Transthyretin amyloidosis is a slowly progressive condition characterized by the buildup of abnormal deposits of a protein called amyloid (amyloidosis) in the body's organs and tissues. These protein deposits most frequently occur in the peripheral nervous system, which is made up of nerves connecting the brain and spinal cord to muscles and sensory cells that detect sensations such as touch, pain, heat, and sound. Protein deposits in these nerves result in a loss of sensation in the extremities (peripheral neuropathy). The autonomic nervous system, which controls involuntary body functions such as blood pressure, heart rate, and digestion, may also be affected by amyloidosis. In some cases, the brain and spinal cord (central nervous system) are affected. Other areas of amyloidosis include the heart, kidneys, eyes, and gastrointestinal tract. The age at which symptoms begin to develop varies widely among individuals with this condition, and is typically between ages 20 and 70.There are three major forms of transthyretin amyloidosis, which are distinguished by their symptoms and the body systems they affect.The neuropathic form of transthyretin amyloidosis primarily affects the peripheral and autonomic nervous systems, resulting in peripheral neuropathy and difficulty controlling bodily functions. Impairments in bodily functions can include sexual impotence, diarrhea, constipation, problems with urination, and a sharp drop in blood pressure upon standing (orthostatic hypotension). Some people experience heart and kidney problems as well. Various eye problems may occur, such as cloudiness of the clear gel that fills the eyeball (vitreous opacity), dry eyes, increased pressure in the eyes (glaucoma), or pupils with an irregular or "scalloped" appearance. Some people with this form of transthyretin amyloidosis develop carpal tunnel syndrome, which is characterized by numbness, tingling, and weakness in the hands and fingers.The leptomeningeal form of transthyretin amyloidosis primarily affects the central nervous system. In people with this form, amyloidosis occurs in the leptomeninges, which are two thin layers of tissue that cover the brain and spinal cord. A buildup of protein in this tissue can cause stroke and bleeding in the brain, an accumulation of fluid in the brain (hydrocephalus), difficulty coordinating movements (ataxia), muscle stiffness and weakness (spastic paralysis), seizures, and loss of intellectual function (dementia). Eye problems similar to those in the neuropathic form may also occur. When people with leptomeningeal transthyretin amyloidosis have associated eye problems, they are said to have the oculoleptomeningeal form.The cardiac form of transthyretin amyloidosis affects the heart. People with cardiac amyloidosis may have an abnormal heartbeat (arrhythmia), an enlarged heart (cardiomegaly), or orthostatic hypertension. These abnormalities can lead to progressive heart failure and death. Occasionally, people with the cardiac form of transthyretin amyloidosis have mild peripheral neuropathy.  https://ghr.nlm.nih.gov/condition/transthyretin-amyloidosis

Clinical features

From HPO
Urinary incontinence
MedGen UID:
22579
Concept ID:
C0042024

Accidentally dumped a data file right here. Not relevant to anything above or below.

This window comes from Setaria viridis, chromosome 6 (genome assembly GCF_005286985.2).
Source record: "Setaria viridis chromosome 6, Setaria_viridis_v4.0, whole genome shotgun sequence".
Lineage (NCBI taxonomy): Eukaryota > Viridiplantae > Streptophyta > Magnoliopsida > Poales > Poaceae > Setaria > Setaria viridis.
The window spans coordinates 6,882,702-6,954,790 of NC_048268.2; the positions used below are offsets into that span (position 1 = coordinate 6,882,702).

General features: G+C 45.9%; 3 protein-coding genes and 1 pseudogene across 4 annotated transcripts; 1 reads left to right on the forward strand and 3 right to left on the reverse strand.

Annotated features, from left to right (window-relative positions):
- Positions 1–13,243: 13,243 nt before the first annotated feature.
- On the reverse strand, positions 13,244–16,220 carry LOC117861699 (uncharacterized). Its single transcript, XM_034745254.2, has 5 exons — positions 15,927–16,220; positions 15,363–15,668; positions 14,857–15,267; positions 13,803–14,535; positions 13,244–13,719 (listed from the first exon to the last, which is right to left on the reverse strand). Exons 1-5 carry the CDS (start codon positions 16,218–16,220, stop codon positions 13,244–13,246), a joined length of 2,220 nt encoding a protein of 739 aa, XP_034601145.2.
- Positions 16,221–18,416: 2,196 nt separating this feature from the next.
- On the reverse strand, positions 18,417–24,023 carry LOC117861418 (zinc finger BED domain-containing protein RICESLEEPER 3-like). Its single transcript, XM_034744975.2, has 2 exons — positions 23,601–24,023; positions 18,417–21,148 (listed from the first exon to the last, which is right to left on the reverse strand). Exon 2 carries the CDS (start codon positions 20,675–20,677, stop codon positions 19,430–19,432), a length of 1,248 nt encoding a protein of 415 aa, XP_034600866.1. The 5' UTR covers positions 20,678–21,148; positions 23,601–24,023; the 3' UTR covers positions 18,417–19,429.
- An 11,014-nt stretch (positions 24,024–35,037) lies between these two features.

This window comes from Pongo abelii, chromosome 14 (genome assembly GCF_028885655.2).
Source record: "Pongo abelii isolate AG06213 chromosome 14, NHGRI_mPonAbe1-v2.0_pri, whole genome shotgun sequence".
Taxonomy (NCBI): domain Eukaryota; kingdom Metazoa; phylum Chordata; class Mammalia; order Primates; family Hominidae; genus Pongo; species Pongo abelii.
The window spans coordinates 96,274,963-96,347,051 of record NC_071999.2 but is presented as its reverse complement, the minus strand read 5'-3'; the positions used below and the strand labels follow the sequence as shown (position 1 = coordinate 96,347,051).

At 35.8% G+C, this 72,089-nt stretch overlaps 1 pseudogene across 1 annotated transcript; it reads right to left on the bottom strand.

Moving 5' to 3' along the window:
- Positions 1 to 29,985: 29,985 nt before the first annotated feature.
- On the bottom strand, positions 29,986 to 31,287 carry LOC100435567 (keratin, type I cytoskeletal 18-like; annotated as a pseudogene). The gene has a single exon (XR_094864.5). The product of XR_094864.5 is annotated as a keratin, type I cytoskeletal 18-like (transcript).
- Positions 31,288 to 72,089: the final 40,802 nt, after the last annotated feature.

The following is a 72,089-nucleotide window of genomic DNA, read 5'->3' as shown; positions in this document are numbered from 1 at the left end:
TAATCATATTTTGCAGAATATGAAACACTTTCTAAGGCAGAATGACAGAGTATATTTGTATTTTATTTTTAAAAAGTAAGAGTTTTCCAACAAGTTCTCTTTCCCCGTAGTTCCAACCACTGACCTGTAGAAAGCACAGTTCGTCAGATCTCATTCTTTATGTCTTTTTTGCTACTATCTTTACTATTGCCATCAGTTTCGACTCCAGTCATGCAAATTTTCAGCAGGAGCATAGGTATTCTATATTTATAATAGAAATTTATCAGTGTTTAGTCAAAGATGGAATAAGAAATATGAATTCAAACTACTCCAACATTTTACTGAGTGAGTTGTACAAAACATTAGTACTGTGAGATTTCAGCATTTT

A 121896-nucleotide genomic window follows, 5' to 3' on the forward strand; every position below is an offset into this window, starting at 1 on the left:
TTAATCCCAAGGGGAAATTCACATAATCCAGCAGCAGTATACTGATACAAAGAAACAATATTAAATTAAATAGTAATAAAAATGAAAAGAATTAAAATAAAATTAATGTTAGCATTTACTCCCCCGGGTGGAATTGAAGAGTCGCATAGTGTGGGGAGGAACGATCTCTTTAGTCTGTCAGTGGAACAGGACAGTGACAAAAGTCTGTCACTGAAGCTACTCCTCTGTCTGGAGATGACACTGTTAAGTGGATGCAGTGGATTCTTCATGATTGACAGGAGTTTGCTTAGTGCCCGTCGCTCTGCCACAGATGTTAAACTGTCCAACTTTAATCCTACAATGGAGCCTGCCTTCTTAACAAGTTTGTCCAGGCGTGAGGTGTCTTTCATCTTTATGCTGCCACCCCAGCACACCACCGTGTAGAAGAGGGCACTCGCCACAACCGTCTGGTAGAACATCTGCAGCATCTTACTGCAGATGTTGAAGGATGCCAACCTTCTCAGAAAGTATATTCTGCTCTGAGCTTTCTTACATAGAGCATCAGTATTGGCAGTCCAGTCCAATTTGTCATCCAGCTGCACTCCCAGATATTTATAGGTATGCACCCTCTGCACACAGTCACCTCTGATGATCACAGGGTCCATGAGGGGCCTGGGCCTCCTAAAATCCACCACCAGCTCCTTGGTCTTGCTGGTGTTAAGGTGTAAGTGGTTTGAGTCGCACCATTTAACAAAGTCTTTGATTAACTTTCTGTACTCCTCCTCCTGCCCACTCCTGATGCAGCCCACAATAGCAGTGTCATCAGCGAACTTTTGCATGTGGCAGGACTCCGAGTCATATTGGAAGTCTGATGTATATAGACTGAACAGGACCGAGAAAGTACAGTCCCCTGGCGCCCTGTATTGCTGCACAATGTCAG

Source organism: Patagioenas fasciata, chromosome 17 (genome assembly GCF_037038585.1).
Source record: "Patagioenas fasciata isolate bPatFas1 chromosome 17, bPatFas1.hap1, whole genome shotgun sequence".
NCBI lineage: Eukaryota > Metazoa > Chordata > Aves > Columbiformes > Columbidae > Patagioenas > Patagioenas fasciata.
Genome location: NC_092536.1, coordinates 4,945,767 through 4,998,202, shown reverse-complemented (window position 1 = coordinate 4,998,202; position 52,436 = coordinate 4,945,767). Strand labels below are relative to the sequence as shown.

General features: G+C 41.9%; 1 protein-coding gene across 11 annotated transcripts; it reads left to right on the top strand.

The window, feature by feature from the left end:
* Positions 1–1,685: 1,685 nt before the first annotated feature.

Finding
Involuntary loss of URINE, such as leaking of urine. It is a symptom of various underlying pathological processes. Major types of incontinence include URINARY URGE INCONTINENCE and URINARY STRESS INCONTINENCE.
Urinary incontinence
MedGen UID:
22579
Concept ID:
C0042024
Finding
Involuntary loss of URINE, such as leaking of urine. It is a symptom of various underlying pathological processes. Major types of incontinence include URINARY URGE INCONTINENCE and URINARY STRESS INCONTINENCE.
Impotence
MedGen UID:
368760
Concept ID:
C1961100
Finding
A disorder characterized by the persistent or recurrent inability to achieve or to maintain an erection during sexual activity.
Cardiomegaly
MedGen UID:
5459
Concept ID:
C0018800
Finding
Abnormal enlargement of the heart.
Cardiomyopathy
MedGen UID:
209232
Concept ID:
C0878544
Disease or Syndrome
A disease of the heart muscle or myocardium proper. Cardiomyopathies may be classified as either primary or secondary, on the basis of etiology, or on the pathophysiology of the lesion: hypertrophic, dilated, or restrictive.
Stroke-like episode
MedGen UID:
346558
Concept ID:
C1857287
Finding
No consensus exists on what a stroke-like episode is, but these episodes can be functionally defined as a new neurological deficit, occurring with or without the context of seizures, which last longer than 24 hours.
Orthostatic hypotension due to autonomic dysfunction
MedGen UID:
358344
Concept ID:
C1868528
Finding
Constipation
MedGen UID:
1101
Concept ID:
C0009806
Sign or Symptom
Infrequent or difficult evacuation of FECES. These symptoms are associated with a variety of causes, including low DIETARY FIBER intake, emotional or nervous disturbances, systemic and structural disorders, drug-induced aggravation, and infections.
Diarrhea
MedGen UID:
8360
Concept ID:
C0011991
Sign or Symptom
Abnormally increased frequency of loose or watery bowel movements.
Hearing impairment
MedGen UID:
235586
Concept ID:
C1384666
Disease or Syndrome
A general term for the complete or partial loss of the ability to hear from one or both ears.
Cerebellar ataxia
MedGen UID:
849
Concept ID:
C0007758
Disease or Syndrome
Cerebellar ataxia refers to ataxia due to dysfunction of the cerebellum. This causes a variety of elementary neurological deficits including asynergy (lack of coordination between muscles, limbs and joints), dysmetria (lack of ability to judge distances that can lead to under- oder overshoot in grasping movements), and dysdiadochokinesia (inability to perform rapid movements requiring antagonizing muscle groups to be switched on and off repeatedly).
Dysarthria
MedGen UID:
8510
Concept ID:
C0013362
Mental or Behavioral Dysfunction